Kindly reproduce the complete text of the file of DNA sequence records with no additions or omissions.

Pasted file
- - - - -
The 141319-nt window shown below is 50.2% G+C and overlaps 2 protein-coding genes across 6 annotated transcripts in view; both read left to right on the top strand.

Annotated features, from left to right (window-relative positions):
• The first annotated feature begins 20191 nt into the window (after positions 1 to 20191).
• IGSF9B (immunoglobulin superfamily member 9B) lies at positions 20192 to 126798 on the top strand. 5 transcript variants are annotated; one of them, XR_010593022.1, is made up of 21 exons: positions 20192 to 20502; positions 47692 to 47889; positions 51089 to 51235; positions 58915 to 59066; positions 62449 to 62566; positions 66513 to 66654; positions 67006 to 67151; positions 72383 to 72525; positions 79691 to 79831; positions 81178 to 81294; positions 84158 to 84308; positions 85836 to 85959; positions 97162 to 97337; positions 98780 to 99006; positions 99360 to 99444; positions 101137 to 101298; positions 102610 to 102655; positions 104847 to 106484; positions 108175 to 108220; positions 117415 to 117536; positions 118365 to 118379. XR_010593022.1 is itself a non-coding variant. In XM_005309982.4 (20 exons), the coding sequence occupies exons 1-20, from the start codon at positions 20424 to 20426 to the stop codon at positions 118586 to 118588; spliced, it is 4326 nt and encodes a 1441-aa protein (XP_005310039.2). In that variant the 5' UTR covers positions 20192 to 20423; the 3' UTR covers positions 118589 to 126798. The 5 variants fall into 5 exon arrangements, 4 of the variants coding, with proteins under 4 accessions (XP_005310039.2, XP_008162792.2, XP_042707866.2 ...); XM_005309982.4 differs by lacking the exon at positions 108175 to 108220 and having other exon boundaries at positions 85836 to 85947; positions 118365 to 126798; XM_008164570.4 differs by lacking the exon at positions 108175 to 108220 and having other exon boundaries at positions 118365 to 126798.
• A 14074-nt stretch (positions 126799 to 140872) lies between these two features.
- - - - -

The 141319-nt window shown below is 50.2% G+C and overlaps 2 protein-coding genes across 6 annotated transcripts in view; both read left to right on the top strand.

Annotated features, from left to right (window-relative positions):
• The first annotated feature begins 20191 nt into the window (after positions 1 to 20191).
• IGSF9B (immunoglobulin superfamily member 9B) lies at positions 20192 to 126798 on the top strand. 5 transcript variants are annotated; one of them, XR_010593022.1, is made up of 21 exons: positions 20192 to 20502; positions 47692 to 47889; positions 51089 to 51235; positions 58915 to 59066; positions 62449 to 62566; positions 66513 to 66654; positions 67006 to 67151; positions 72383 to 72525; positions 79691 to 79831; positions 81178 to 81294; positions 84158 to 84308; positions 85836 to 85959; positions 97162 to 97337; positions 98780 to 99006; positions 99360 to 99444; positions 101137 to 101298; positions 102610 to 102655; positions 104847 to 106484; positions 108175 to 108220; positions 117415 to 117536; positions 118365 to 118379. XR_010593022.1 is itself a non-coding variant. In XM_005309982.4 (20 exons), the coding sequence occupies exons 1-20, from the start codon at positions 20424 to 20426 to the stop codon at positions 118586 to 118588; spliced, it is 4326 nt and encodes a 1441-aa protein (XP_005310039.2). In that variant the 5' UTR covers positions 20192 to 20423; the 3' UTR covers positions 118589 to 126798. The 5 variants fall into 5 exon arrangements, 4 of the variants coding, with proteins under 4 accessions (XP_005310039.2, XP_008162792.2, XP_042707866.2 ...); XM_005309982.4 differs by lacking the exon at positions 108175 to 108220 and having other exon boundaries at positions 85836 to 85947; positions 118365 to 126798; XM_008164570.4 differs by lacking the exon at positions 108175 to 108220 and having other exon boundaries at positions 118365 to 126798.
• A 14074-nt stretch (positions 126799 to 140872) lies between these two features.